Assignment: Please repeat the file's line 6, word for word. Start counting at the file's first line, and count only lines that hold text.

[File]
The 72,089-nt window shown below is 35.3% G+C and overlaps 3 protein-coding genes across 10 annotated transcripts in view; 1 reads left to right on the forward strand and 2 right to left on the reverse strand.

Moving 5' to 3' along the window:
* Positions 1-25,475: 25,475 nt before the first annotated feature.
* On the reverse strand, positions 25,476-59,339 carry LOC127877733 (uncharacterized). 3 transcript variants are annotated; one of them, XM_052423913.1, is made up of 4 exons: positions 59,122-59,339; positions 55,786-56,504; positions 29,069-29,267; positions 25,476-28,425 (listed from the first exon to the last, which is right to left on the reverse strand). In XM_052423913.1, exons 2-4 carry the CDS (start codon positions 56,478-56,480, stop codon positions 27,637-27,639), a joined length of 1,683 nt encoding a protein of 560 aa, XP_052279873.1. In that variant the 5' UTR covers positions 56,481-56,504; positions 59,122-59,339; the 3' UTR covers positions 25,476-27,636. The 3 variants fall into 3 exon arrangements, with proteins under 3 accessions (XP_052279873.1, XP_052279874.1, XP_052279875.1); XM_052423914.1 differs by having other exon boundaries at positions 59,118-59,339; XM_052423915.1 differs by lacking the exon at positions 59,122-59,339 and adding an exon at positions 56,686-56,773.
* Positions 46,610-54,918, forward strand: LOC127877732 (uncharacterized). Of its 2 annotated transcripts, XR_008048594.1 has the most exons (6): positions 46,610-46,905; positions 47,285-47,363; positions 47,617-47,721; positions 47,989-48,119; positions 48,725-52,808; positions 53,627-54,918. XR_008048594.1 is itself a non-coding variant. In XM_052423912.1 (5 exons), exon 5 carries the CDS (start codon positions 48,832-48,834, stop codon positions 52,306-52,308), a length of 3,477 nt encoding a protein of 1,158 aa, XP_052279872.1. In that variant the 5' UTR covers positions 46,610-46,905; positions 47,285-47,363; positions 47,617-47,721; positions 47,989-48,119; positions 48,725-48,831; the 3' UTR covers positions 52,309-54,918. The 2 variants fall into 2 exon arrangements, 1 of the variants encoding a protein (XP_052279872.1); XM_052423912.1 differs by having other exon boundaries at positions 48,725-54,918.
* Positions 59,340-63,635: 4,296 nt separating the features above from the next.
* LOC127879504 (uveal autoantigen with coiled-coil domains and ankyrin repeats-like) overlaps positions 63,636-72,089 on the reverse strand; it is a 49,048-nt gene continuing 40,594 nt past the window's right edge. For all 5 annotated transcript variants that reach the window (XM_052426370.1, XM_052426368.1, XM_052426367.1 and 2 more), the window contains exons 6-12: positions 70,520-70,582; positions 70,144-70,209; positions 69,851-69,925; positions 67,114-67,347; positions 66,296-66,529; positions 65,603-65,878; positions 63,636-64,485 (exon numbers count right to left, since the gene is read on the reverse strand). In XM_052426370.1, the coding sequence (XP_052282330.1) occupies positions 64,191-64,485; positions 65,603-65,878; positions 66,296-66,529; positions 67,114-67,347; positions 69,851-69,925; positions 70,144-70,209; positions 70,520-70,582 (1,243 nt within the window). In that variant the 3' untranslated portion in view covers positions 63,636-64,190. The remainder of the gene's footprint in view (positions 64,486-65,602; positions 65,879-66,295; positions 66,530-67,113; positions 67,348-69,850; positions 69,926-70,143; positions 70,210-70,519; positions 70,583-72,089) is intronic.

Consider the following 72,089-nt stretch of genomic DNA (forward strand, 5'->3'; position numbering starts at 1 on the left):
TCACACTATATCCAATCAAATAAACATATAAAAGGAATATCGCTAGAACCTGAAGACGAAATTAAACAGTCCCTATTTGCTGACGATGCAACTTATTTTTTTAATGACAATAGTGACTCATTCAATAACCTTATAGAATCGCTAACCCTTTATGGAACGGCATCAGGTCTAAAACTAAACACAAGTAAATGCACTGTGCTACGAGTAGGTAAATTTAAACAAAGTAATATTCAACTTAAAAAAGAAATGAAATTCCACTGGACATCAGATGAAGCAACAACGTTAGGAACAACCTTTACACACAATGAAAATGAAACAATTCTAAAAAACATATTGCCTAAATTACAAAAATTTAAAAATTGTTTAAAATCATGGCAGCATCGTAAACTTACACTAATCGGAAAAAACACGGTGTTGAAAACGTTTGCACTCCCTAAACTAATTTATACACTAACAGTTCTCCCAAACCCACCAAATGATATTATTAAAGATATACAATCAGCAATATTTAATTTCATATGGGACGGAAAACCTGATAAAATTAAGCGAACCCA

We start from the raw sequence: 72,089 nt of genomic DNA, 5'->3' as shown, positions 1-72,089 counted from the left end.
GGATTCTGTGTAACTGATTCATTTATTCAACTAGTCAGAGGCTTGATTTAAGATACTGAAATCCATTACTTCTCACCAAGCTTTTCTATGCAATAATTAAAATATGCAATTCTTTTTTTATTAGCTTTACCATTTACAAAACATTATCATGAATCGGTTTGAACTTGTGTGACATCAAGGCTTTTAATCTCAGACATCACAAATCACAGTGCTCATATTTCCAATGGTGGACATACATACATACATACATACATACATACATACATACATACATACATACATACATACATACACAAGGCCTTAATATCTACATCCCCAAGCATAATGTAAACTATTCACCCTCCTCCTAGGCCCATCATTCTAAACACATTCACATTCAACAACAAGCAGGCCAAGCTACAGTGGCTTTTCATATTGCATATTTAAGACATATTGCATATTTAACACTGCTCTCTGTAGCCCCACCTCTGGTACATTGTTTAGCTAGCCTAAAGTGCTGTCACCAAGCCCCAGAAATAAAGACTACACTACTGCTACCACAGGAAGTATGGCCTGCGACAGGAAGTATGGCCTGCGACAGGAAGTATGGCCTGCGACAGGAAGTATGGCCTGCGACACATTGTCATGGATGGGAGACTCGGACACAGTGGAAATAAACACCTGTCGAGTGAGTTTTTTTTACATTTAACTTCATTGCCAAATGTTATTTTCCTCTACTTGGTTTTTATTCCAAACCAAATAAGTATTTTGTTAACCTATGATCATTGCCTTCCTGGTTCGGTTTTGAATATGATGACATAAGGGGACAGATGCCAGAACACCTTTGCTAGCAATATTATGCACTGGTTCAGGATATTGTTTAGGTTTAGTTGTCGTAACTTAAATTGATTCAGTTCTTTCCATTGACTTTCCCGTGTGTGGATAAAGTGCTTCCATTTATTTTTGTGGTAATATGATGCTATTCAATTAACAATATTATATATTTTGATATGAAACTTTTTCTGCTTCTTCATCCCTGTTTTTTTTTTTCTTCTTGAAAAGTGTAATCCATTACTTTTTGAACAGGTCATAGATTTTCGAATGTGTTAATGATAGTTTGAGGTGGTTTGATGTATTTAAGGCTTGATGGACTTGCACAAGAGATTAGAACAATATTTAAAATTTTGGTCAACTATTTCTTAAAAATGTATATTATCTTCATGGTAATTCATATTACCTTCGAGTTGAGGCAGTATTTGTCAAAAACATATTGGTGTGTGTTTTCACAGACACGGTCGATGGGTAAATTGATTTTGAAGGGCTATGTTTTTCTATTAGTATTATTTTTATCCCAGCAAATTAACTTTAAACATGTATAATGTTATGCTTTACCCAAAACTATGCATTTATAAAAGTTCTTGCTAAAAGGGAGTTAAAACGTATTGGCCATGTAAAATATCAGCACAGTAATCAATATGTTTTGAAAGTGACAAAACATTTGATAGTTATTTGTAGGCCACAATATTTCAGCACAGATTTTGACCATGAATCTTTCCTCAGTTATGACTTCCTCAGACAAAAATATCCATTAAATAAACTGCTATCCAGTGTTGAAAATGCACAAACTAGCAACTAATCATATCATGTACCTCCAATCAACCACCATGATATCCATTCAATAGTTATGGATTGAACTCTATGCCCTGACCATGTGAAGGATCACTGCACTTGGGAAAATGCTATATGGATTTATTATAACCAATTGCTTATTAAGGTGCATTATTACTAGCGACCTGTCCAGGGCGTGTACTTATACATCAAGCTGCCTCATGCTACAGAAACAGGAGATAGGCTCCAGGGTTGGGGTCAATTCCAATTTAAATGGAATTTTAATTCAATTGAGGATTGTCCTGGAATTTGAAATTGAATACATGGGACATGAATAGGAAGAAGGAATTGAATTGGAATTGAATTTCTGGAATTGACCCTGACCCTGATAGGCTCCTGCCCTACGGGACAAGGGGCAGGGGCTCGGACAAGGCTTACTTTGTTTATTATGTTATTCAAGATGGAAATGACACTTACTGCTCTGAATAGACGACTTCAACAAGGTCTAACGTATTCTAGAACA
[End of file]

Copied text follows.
* Positions 59,340-63,635: 4,296 nt separating the features above from the next.